Column: Come together for the Wet’suwet’en people

Column: Come together for the Wet’suwet’en people

Former elected chief and CEO of First Nations LNG Alliance hopes for peace amongst Wet’suwet’en.

It is difficult to see as a positive development [the] announcement of a second road blockade at the Unist’ot’en camp to block the Coastal Gaslink gas pipeline, in Wet’suwet’en territories.

We cannot see how setting the stage for further litigation or worse can benefit our people. The backlash Wet’suwet’en people are facing, whether they are for or against the project, is devastating.

Our leaders, elected or hereditary, are advancing what they believe is right and as such all deserve respectful treatment. Social-media campaigns led by non-Indigenous groups are simply not contributing to a solution.

There is no doubt that the hereditary leadership has some responsibility for land and natural resources within our territory. At the same time, the elected leadership has responsibility for our people and the external affairs of their First Nation.

The Wet’suwet’en Nation exists within a complex mix of federal, provincial, municipal and Indigenous jurisdictions.

Current varying interpretations of the 21-year-old court Supreme Court of Canada decision of Delgamuukw, or non-binding international commitments outlined in the United Nations Declaration on the Rights of Indigenous Peoples, do not change the fact that without economic development in our territories, our people will always have to accept a diminished quality of life unless they move elsewhere.

We all lose while we are divided and positional. The media and other outsiders will continue to pit us against each other in order to build a more sensational story, or to influence the outcome of the LNG Canada and Coastal Gaslink project. The headlines are not the place to explore these complex issues, especially with an often uniformed public audience watching. Our division hurts our people deeply.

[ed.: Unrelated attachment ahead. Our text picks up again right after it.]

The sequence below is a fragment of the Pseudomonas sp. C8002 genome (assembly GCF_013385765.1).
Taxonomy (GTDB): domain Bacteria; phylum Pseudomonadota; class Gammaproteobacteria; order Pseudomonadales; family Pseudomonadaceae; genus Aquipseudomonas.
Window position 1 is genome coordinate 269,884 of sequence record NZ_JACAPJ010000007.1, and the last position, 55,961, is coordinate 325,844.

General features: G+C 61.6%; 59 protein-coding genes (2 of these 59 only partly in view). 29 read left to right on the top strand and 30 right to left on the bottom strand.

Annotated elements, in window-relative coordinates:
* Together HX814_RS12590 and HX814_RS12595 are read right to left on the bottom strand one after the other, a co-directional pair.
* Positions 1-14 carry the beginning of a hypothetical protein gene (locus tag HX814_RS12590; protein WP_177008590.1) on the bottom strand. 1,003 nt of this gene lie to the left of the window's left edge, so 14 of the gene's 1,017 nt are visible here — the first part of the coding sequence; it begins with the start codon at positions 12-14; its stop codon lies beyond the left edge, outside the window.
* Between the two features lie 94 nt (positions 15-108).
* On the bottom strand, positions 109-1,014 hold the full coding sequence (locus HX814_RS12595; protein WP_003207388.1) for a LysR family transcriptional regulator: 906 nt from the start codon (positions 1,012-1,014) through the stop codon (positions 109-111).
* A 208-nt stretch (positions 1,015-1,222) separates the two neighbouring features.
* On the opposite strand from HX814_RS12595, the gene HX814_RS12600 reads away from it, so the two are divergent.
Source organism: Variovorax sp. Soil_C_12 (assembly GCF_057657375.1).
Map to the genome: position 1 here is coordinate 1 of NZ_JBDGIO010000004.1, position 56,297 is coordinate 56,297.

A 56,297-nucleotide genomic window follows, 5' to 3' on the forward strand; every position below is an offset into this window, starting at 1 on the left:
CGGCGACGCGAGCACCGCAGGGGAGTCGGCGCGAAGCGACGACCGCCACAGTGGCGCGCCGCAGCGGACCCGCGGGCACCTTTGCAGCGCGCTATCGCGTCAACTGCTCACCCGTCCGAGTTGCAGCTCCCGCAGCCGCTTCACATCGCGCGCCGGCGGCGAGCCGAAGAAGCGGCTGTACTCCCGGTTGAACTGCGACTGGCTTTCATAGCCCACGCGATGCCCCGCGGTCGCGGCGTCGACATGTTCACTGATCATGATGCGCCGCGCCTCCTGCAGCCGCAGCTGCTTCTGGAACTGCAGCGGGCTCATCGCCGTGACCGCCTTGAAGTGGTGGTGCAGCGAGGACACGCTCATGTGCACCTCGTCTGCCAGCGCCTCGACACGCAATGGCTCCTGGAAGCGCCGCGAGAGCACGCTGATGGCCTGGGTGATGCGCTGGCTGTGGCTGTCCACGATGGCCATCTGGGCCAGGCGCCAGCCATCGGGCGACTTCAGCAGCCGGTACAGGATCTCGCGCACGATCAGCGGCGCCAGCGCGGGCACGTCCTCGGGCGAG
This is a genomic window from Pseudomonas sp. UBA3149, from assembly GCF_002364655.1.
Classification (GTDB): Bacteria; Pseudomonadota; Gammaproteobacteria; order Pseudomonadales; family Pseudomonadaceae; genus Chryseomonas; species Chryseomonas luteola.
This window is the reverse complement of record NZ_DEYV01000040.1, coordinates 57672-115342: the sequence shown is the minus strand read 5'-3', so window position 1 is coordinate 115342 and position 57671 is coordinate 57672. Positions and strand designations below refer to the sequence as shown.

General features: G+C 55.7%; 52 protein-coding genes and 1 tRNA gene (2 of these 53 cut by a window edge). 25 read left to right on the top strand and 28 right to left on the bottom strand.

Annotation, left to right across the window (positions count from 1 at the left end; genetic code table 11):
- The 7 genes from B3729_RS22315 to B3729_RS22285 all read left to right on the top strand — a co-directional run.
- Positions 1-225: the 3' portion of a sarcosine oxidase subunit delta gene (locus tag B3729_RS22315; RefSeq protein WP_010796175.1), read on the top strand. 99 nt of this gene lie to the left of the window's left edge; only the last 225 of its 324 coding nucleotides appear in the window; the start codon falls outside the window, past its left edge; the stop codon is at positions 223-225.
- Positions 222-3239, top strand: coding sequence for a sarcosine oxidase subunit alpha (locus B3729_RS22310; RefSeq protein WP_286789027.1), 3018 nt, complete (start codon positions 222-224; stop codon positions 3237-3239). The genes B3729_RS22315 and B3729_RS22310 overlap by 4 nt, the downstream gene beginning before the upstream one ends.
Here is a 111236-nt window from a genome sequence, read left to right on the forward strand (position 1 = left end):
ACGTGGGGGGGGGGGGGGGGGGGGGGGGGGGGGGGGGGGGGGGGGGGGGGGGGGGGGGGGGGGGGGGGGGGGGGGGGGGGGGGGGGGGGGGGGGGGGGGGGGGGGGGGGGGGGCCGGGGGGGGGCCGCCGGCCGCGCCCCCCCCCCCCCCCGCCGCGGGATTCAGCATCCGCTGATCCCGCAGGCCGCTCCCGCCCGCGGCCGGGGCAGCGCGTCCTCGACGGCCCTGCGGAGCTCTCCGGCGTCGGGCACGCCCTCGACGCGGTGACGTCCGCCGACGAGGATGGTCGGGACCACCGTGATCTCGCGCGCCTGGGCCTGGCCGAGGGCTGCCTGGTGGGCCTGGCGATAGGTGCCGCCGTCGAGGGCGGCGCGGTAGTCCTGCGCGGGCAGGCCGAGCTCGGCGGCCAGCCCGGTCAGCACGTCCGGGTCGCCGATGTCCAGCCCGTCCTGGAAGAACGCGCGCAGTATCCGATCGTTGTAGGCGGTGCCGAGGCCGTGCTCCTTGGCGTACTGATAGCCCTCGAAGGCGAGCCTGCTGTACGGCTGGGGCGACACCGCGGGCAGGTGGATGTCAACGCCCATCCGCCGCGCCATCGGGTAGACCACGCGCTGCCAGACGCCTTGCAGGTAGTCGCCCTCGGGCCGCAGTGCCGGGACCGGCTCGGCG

Much is being said about “reconciliation” without much common understanding of what that might mean. But before we can reconcile with the rest of society we need to take the high road and begin true reconciliation with each other.

Rather than position ourselves for failure we need to come together for our people. We need the Wet’suwet’en people to do this ourselves – hereditary chiefs, elected chiefs and most of all our people – children, women, men and families.

As 2018 closes, more than anything I wish for peace. Peace for this country and peace for our nation. I hope we can spend the season with our families and start the new year off where we can all sit down as Wet’suwet’en people first, without titles or positions, and find a way forward where all our interests are listened to and respected. We need to start somewhere.

We must try to find a higher ground to come together. Our people deserve nothing less.

Karen Ogen-Toews is a former Wet’suwet’en elected chief, and is CEO of the First Nations LNG Alliance. The Alliance is a collective of First Nations who are participating in, and supportive of, sustainable and responsible LNG development in B.C.

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